May 22, 2024 5:39 am

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Nikka Sulton

The market for purchasing short lease flats remains robust, attracting investors and developers keen on acquiring these properties for refurbishment and lease extension. In this blog, we explore methods for valuing short leases, particularly concerning statutory lease extension.

While the Graphs of Relativity are commonly used to calculate the leasehold value of properties with less than 80 years remaining, they may not always be suitable for valuing short leases nearing 30 years.

In cases where the lease term is less than 30 years, alternative valuation methods should be considered. Employing an investment calculation can be more appropriate in determining the existing lease value, without the need for additional allowances.

For short leases nearing expiration, typically around 20 to 30 years, valuation involves assessing what a prudent investor would pay to acquire the lease, considering that the property will revert to the freeholder at the end of the term. Valuers must evaluate the property’s potential rental income, deducting associated costs, and apply an appropriate yield reflecting the property’s status as a wasting asset.


What is a Section 42 Notice?

A Section 42 Notice is a formal request from a leaseholder to the freeholder or landlord (or both), along with any other relevant parties, to extend their lease on a property. This request grants the leaseholder an extension of 90 years beyond the remaining lease term, with the ground rent reduced to zero.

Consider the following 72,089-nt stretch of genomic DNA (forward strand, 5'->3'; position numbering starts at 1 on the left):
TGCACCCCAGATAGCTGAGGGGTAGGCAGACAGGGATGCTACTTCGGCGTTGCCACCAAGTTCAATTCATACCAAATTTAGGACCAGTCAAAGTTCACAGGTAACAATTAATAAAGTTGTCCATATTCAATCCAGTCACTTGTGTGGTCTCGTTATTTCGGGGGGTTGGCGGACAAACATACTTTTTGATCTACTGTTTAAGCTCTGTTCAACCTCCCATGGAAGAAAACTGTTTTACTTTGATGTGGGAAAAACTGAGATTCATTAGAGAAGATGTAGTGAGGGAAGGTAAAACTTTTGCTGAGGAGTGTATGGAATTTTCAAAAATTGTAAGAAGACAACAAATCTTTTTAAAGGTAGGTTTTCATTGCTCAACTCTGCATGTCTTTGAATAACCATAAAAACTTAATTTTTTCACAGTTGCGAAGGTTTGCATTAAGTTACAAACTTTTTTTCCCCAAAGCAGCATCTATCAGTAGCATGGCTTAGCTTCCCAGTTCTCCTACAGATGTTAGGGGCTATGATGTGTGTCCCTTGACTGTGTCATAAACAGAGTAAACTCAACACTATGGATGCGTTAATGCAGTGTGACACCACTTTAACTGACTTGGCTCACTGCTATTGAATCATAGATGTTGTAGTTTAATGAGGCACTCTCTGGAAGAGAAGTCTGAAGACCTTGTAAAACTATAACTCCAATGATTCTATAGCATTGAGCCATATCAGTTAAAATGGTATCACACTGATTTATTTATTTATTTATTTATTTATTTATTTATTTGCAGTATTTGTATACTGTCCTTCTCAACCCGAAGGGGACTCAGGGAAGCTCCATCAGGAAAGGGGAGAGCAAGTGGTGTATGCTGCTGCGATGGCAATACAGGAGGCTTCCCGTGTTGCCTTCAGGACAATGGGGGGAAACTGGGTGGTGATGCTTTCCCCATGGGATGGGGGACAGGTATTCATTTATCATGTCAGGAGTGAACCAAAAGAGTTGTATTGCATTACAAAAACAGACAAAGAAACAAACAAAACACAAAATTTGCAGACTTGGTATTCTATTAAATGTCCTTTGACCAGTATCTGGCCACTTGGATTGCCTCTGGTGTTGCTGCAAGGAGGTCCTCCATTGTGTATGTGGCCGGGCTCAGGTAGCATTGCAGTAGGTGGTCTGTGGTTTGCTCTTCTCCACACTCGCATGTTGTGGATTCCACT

With the assistance of a qualified valuer, your notice should specify a premium or price for the lease extension process.

Following the service of the Section 42 Notice, the landlord or freeholder has two months to respond with a Counter Notice. This notice either accepts or rejects the claim and proposed price. If the freeholder rejects the lease premium, an additional two-month period is provided for negotiation.

It’s crucial that your Section 42 Notice is accurate and complete. Any inaccuracies may prompt the freeholder to seek dismissal through court action. If the notice is dismissed, you will be barred from submitting another application for a lease extension for a period of 12 months.


Are you eligible to extend your lease?

To be eligible for a lease extension, the original lease must have been for a duration exceeding 21 years, and you must have possessed ownership of the property for a minimum of two years. However, you cannot request a lease extension if your landlord is a charitable housing trust, or if the lease pertains to a business or commercial property.


Can a landlord or freeholder refuse to extend a lease? 

If you meet the criteria for a lease extension, the freeholder is generally unable to refuse your request. However, they may contest the proposed premium.

The majority of leaseholders are covered by the statutory lease extension procedure outlined in the Leasehold Reform, Housing and Urban Development Act 1993. To be eligible, you typically need to have owned the flat for the past two years.

If you’re a freeholder or landlord and you receive a Section 42 Notice, it’s crucial to take prompt action. Failure to respond may result in being bound by the terms proposed by the leaseholder, thereby relinquishing control over the premium amount.


Failure to provide a counter notice